A practical guide to structural analysis of carbohydrates

Delipidation of lipopolysaccharides with dilute acetic acid

Lipopolysaccharides (LPS) are found in the cell wall of Gram-negative bacteria i.e. those that do retain the gram-stain. Given the general formula for enterobacterial lipopolysaccharides with an O-polysaccharide, a core and a lipid A, treatment with dilute acetic acid cleaves the ketosidic linkages of the Kdo residues.

The specific details of the O-polysaccharide, the core and the lipid A varies substantially. If the O-polysaccharide is present, then the bacteria are called smooth, if it is absent they are then called rough. The repeating units, shown in brackets above, are distributed over a range say 10-40 can be shown by sodium-dodecyl sulphate polyacrylamide gel electrophoreses (SDS-PAGE) where a ladder pattern is seen. A phosphate group at position 4 of the branch point Kdo often results in an elimination reaction and "anhydro-Kdo" is formed i.e. a Kdo molecule that formally has lost water. The result of the delipidation is thus a free O-polysaccharide linked to a modified core (with only one Kdo) and free lipid A. The delipidation is also sometimes performed in detergent when there are real solubility problems or when heterogeneous product mixtures are obtained.


  • Aqueous 1% acetic acid
  • Diethyl ether or hexane


  1. Suspend the LPS in water in a conical NS19 flask or suitable vessel. Sonicate until lumps of LPS (if present) are gone. Add acetic acid to a concentration of 1%.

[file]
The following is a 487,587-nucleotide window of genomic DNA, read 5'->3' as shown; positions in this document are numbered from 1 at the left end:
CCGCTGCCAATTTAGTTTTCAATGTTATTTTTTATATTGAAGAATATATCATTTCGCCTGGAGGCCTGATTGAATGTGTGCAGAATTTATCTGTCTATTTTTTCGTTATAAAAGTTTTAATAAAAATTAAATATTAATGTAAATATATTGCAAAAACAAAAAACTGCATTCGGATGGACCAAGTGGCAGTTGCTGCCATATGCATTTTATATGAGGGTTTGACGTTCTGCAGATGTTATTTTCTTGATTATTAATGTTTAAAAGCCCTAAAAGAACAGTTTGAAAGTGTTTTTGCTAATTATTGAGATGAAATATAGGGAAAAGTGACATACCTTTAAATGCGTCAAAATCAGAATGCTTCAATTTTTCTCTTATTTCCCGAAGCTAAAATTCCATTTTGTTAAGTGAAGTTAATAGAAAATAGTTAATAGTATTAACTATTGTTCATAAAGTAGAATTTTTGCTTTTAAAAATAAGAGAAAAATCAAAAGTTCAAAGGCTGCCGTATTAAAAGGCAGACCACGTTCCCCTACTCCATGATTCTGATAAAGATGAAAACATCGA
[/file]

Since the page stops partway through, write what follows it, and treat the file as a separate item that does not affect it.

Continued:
2. Keep the flask at 100°C for 1h.
  3. Cool the reaction mixture, transfer to centrifuge tubes and spin down the lipid pellet at 5000 rpm for 10 minutes, carefully remove and keep the supernatant. Resuspend the pellet with 3 mL of water, centrifuge, remove the supernatant and pool with the first. If no precipitate is formed extract the reaction mixture with diethyl ether or hexane using half the volume of the reaction mixture. Repeat once. Freeze dry.
  4. Dissolve in water or buffer and purify by gel filtration chromatography.


  1. The "solution" will always be cloudy due to the content of lipid in the LPS.
  2. Normally, but not always, the released lipid precipitates.
  3. The precipitate or diethyl ether/hexane extract may be kept and analysed by e.g. MS. The LPS pellet is extracted with chloroform/methanol/water (12:6:1).
  4. The purification is necessary as the reaction mixture often contains unhydrolysed LPS, a mixture of polysaccharides and oligosaccharides and salt.